|Group photo at the medical grant writing training in Kigali hosted by Imbuto Foundation and IAVI|
Last week, I spoke at the opening ceremony of a two-day medical grant writing workshop in Kigali. To follow up, I am sharing my thoughts on the relevance and importance of such trainings.
It is essential that Rwanda own its research, results, and publications. Today, the normalcy of foreign researchers studying and publishing Africa’s own results must be tackled just as seriously as we tackle diseases. If we don’t start to document our own progress on the continent, we will inevitably allow foreigners to continue to study our population’s health and write about it without including national researchers and implementers. Certainly there are examples of non-Rwandans who have successfully partnered with Rwandan researchers on studies and publications, but this type of partnership must become the norm across the continent.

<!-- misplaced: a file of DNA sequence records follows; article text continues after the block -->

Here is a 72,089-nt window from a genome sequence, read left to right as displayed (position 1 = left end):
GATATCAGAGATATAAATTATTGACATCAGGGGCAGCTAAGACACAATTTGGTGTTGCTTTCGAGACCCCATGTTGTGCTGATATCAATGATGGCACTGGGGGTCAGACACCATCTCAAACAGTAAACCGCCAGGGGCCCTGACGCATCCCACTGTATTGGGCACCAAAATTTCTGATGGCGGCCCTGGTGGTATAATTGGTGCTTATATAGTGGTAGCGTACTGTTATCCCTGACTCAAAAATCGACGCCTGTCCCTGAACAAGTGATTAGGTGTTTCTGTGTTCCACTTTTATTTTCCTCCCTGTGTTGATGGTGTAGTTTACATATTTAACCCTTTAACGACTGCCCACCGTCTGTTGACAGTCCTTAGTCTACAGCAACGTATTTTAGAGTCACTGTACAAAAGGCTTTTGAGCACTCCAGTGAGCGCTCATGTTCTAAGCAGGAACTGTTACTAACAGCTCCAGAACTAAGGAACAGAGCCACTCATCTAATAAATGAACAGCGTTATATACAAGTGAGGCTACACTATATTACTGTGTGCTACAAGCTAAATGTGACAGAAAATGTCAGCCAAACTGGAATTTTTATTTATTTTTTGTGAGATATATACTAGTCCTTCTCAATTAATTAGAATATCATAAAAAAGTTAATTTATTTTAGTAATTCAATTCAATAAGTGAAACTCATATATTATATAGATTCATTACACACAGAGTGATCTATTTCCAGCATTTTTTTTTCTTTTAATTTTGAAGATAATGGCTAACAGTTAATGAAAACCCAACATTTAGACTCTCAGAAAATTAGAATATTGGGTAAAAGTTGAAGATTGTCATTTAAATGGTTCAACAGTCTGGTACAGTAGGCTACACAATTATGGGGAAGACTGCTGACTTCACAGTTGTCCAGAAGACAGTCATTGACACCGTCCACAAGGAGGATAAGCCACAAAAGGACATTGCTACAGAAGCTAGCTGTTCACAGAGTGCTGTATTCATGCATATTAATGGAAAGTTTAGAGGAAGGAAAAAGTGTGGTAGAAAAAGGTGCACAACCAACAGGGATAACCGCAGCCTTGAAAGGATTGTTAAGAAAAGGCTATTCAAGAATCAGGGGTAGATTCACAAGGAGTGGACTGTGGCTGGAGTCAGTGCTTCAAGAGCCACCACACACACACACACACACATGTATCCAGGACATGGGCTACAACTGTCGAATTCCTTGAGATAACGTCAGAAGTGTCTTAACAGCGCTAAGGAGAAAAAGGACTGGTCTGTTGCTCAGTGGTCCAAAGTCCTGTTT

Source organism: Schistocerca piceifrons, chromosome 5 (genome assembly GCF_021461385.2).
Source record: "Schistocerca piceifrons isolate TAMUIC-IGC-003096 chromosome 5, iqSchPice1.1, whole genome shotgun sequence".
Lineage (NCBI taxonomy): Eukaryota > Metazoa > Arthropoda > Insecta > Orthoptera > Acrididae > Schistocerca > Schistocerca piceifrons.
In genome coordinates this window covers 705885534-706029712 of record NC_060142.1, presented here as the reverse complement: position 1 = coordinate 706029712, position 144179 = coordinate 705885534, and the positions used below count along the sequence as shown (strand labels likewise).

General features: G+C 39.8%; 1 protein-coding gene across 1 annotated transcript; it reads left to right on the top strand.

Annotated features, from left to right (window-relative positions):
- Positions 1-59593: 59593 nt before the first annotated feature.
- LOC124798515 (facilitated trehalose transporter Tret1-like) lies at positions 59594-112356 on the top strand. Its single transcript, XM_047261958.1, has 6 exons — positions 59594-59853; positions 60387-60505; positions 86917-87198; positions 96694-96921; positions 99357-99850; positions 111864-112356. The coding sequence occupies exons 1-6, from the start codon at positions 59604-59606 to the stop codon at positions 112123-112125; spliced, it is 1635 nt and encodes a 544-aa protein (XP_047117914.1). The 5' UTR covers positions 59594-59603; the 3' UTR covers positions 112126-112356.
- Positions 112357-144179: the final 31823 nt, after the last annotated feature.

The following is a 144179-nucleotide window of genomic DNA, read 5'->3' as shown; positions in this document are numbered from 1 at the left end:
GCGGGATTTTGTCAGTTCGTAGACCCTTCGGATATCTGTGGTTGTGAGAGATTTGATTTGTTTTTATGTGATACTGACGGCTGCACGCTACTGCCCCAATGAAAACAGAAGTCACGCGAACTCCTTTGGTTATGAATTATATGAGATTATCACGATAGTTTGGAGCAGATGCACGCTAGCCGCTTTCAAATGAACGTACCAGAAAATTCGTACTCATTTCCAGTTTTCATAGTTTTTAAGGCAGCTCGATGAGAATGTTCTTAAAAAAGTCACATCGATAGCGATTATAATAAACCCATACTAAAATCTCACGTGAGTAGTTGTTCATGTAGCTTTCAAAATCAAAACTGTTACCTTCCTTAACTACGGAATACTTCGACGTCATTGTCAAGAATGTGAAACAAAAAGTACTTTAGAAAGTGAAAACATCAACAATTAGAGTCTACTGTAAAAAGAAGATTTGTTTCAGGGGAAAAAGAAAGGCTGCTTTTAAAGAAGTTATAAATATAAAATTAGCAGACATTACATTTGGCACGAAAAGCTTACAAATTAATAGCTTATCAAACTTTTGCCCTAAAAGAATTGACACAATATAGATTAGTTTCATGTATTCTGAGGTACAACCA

One very important way to improve regional ownership over data and results is to train our young professionals on how to write grants for medical research. A workshop held on 11-12 November 2011 hosted by the Imbuto Foundation and the International AIDS Vaccine Initiative drew young professionals from across the region for a training in medical grant writing. The forum was called, “Africa Young and Early Career Grant Writing” and was attended by Ugandans, Kenyans, Zambians and Rwandans. A strong skill-set in medical grant writing is absolutely key for winning funds for research and building a career in clinical medicine and public health. There is no time like now to start training our young health professionals in the region. We need regional ownership of research and data, and in order to do so, we need diligent young people who are well-trained in the science and art of medical grant-writing.